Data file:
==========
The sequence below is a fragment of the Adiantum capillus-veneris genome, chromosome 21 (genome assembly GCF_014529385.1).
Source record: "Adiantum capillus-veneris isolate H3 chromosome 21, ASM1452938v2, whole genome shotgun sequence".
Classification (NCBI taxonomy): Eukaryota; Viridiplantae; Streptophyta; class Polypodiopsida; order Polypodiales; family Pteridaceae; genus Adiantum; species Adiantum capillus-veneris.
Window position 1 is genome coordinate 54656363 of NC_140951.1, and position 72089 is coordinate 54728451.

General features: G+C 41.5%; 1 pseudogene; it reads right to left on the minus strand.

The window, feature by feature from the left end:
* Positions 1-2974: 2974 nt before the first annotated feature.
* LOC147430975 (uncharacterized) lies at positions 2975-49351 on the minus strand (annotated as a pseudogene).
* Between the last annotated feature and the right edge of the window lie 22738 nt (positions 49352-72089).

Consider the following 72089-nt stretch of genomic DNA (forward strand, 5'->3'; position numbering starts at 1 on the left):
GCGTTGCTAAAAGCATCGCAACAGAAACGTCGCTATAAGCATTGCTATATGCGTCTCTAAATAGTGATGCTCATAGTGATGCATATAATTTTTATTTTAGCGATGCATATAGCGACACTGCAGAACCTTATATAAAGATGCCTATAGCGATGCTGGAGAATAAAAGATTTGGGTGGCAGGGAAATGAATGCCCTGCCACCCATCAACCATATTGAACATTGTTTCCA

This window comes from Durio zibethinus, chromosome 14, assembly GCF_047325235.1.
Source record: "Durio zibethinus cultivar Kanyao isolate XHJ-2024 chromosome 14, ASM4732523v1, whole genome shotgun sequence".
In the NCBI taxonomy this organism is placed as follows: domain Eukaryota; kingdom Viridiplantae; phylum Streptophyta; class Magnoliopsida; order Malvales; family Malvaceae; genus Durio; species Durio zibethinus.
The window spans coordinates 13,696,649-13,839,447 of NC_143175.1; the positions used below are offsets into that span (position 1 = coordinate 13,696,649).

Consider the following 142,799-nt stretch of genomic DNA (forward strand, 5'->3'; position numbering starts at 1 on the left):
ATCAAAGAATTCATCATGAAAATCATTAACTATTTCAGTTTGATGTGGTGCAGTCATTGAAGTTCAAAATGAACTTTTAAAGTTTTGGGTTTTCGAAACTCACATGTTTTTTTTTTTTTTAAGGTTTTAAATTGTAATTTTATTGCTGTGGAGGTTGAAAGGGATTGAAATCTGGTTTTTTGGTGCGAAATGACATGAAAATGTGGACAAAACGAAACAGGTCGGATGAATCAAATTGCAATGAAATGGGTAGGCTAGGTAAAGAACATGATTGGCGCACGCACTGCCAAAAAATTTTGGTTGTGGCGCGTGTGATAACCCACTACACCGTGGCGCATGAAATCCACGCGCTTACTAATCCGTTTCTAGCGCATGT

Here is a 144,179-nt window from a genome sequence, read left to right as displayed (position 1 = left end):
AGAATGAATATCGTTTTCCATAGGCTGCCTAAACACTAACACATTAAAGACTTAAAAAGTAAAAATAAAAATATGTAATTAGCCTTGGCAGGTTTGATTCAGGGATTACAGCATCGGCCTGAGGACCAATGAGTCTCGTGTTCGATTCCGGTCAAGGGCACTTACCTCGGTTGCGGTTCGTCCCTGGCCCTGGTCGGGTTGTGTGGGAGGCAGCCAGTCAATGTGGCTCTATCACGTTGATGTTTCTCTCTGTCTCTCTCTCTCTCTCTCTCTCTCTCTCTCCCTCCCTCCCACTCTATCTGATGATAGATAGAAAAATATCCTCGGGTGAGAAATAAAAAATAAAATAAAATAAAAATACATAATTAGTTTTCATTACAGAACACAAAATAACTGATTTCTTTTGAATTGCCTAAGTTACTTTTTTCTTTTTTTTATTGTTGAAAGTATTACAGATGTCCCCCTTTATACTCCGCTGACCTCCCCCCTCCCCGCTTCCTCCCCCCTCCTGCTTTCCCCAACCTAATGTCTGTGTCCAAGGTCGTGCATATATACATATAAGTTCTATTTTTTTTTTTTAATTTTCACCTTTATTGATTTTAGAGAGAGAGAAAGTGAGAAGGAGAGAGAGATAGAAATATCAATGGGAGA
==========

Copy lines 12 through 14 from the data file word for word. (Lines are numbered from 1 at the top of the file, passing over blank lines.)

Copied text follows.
This window comes from Durio zibethinus, chromosome 14, assembly GCF_047325235.1.
Source record: "Durio zibethinus cultivar Kanyao isolate XHJ-2024 chromosome 14, ASM4732523v1, whole genome shotgun sequence".
In the NCBI taxonomy this organism is placed as follows: domain Eukaryota; kingdom Viridiplantae; phylum Streptophyta; class Magnoliopsida; order Malvales; family Malvaceae; genus Durio; species Durio zibethinus.